included both Cariniana micrantha and Carinana decandra ( Procopio and Secco, 2008). Other studies of complex genera including Copaifera (Fabaceae, Martins-da-Silva, 2006), Tabebuia (Bignoniaceae, Costa, 2004), and Microphollis (Sapotaceae, Silva, 2004) have found similar mis-identification. Lacerda and Nimmo (2010) reported that at least 43.5% of all species identified after botanical
checking did not appear in the forest inventory and the common practice of matching vernacular buy AZD2281 names to scientific ones proved to be severely deficient. Considering the high importance of correct botanical identification and the uncertainity of forest inventory data which provide the basis for selective logging operations, community and rural extension training in identification is important. Hence, Dendrogene and follow-up projects have provided training course and written guides on this (Ferreira et al., 2004 and Procópio et al., 2005). The RG7204 manufacturer Eco-gene model has been used to elucidate genetic processes and the consequences
of logging and forest fragmentation in the long term (Sebben et al., 2008). In this model, data on genetic structure, gene flow and the reproductive biology of Amazonian timber species before and after logging were integrated with data on growth, regeneration and ecology under different scenarios and intensities of logging. The expectation was that these results would help to guide and create new criteria for sustainable logging in the region. Seven species with contrasting ecological and reproductive characteristics were selected for incorporation in the model. The species fit into three ecological groups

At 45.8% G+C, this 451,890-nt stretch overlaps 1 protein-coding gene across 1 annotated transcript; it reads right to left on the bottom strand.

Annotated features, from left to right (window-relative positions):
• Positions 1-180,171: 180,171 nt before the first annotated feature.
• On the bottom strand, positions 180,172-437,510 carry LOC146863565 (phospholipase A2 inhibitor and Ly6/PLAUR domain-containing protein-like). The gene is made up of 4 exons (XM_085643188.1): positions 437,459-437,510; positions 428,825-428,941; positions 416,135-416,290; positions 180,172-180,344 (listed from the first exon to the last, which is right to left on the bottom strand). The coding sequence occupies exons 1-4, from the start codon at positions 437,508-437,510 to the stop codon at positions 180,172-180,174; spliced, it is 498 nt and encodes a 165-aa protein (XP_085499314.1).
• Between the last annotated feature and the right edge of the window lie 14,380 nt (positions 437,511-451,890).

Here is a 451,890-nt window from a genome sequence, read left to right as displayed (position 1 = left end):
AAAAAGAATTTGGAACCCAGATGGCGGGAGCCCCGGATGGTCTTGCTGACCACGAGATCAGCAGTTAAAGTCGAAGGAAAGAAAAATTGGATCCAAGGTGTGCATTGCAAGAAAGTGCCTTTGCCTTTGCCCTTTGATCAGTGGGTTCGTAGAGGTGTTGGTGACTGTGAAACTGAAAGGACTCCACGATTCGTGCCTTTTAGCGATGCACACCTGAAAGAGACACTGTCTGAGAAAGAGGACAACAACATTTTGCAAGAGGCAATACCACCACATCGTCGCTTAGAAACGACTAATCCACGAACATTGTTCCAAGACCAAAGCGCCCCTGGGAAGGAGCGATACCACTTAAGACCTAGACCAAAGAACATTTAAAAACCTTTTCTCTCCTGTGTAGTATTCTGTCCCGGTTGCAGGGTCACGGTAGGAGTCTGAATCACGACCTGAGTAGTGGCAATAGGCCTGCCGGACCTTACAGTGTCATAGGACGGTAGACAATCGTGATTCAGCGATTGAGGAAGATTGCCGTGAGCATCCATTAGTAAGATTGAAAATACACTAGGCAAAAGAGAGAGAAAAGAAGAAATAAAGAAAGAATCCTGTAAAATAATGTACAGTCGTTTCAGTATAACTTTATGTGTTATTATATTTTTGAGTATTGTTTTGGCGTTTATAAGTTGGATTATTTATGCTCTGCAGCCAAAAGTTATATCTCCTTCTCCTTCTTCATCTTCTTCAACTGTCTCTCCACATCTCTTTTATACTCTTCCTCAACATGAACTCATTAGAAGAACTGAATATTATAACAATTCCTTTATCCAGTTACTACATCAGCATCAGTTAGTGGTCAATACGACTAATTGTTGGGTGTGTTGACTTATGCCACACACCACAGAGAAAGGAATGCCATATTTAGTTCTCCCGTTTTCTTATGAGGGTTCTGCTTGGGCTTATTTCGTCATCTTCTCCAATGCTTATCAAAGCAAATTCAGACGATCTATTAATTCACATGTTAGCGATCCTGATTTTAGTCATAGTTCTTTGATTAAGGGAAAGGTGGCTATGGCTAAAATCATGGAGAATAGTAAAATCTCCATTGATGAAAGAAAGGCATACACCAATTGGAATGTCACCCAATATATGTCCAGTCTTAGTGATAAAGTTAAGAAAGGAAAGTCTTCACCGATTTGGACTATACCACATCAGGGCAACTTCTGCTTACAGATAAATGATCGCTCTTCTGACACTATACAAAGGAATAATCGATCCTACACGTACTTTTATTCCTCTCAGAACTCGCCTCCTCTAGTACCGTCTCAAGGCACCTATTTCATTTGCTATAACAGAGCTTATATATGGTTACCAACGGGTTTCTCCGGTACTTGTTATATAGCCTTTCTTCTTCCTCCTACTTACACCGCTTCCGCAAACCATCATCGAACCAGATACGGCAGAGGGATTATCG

(pioneer, climax of fast growth/light demanding and climax Astemizole of slow growth/shade tolerant categories) and have different reproductive systems (dioecious, monoecious, hermaphrodite), with different pollinators and seed dispersers. The seven species invesitigated were Bagassa guianensis (Moraceae), Carapa guianensis (Meliaceae), Jacaranda copaia (Bignoniaceae), Dipteryx odorata. (Fabaceae), Hymenaea courbaril (Fabaceae), Symphonia globulifera (Clusiaceae) and Manilkara huberi. (Sapotaceae). Dipteryx odorata, J. copaia and M. huberi are hermaphrodites and pollinated by insects, while B. guianensis is dioecious and mainly wind-pollinated, with the participation of trips, a tiny insect. Hymenaea courbaril is hermaphrodite and pollinated by bats, while S. globulifera is hermaphrodite and pollinated by birds, moths and butterflies. Dipteryx odorata and B. guianensis occur at low density in the study area (0.17 and 0.34 individuals per hectare, respectively), while H. courbaril and S. globulifera occur at somewhat higher density (0.58 and 0.88 individuals per hectare, respectively, the latter being for trees >10 cm dbh), and J. copaia, M.